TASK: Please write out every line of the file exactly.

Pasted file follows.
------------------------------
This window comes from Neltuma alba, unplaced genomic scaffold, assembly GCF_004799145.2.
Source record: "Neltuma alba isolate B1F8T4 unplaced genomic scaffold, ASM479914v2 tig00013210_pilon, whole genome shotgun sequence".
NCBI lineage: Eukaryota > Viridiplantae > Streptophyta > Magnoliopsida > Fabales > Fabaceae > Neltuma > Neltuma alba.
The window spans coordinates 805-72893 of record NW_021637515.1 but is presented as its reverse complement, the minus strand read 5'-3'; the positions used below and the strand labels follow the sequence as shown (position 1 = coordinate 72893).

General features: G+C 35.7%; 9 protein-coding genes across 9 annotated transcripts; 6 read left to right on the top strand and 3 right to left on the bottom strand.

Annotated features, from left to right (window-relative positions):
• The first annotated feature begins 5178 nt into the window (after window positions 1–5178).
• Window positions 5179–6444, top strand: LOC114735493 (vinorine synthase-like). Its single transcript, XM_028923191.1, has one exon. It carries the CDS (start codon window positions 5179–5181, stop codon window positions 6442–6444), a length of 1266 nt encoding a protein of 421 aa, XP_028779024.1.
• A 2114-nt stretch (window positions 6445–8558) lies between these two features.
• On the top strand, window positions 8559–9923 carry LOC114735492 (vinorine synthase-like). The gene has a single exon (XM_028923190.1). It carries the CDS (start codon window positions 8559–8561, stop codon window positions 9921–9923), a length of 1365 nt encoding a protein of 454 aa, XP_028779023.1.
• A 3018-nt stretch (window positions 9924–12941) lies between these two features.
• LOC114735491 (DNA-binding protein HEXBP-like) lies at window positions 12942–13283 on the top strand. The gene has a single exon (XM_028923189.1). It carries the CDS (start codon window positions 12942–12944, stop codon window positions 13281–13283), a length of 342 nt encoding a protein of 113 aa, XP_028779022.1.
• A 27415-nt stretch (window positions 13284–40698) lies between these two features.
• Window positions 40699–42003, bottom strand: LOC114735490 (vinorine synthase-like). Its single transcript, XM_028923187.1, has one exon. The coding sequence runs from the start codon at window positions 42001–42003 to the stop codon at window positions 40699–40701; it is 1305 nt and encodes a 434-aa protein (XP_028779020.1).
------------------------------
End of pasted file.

This window comes from Neltuma alba, unplaced genomic scaffold, assembly GCF_004799145.2.
Source record: "Neltuma alba isolate B1F8T4 unplaced genomic scaffold, ASM479914v2 tig00013210_pilon, whole genome shotgun sequence".
NCBI lineage: Eukaryota > Viridiplantae > Streptophyta > Magnoliopsida > Fabales > Fabaceae > Neltuma > Neltuma alba.
The window spans coordinates 805-72893 of record NW_021637515.1 but is presented as its reverse complement, the minus strand read 5'-3'; the positions used below and the strand labels follow the sequence as shown (position 1 = coordinate 72893).

General features: G+C 35.7%; 9 protein-coding genes across 9 annotated transcripts; 6 read left to right on the top strand and 3 right to left on the bottom strand.

Annotated features, from left to right (window-relative positions):
• The first annotated feature begins 5178 nt into the window (after window positions 1–5178).
• Window positions 5179–6444, top strand: LOC114735493 (vinorine synthase-like). Its single transcript, XM_028923191.1, has one exon. It carries the CDS (start codon window positions 5179–5181, stop codon window positions 6442–6444), a length of 1266 nt encoding a protein of 421 aa, XP_028779024.1.
• A 2114-nt stretch (window positions 6445–8558) lies between these two features.
• On the top strand, window positions 8559–9923 carry LOC114735492 (vinorine synthase-like). The gene has a single exon (XM_028923190.1). It carries the CDS (start codon window positions 8559–8561, stop codon window positions 9921–9923), a length of 1365 nt encoding a protein of 454 aa, XP_028779023.1.
• A 3018-nt stretch (window positions 9924–12941) lies between these two features.
• LOC114735491 (DNA-binding protein HEXBP-like) lies at window positions 12942–13283 on the top strand. The gene has a single exon (XM_028923189.1). It carries the CDS (start codon window positions 12942–12944, stop codon window positions 13281–13283), a length of 342 nt encoding a protein of 113 aa, XP_028779022.1.
• A 27415-nt stretch (window positions 13284–40698) lies between these two features.
• Window positions 40699–42003, bottom strand: LOC114735490 (vinorine synthase-like). Its single transcript, XM_028923187.1, has one exon. The coding sequence runs from the start codon at window positions 42001–42003 to the stop codon at window positions 40699–40701; it is 1305 nt and encodes a 434-aa protein (XP_028779020.1).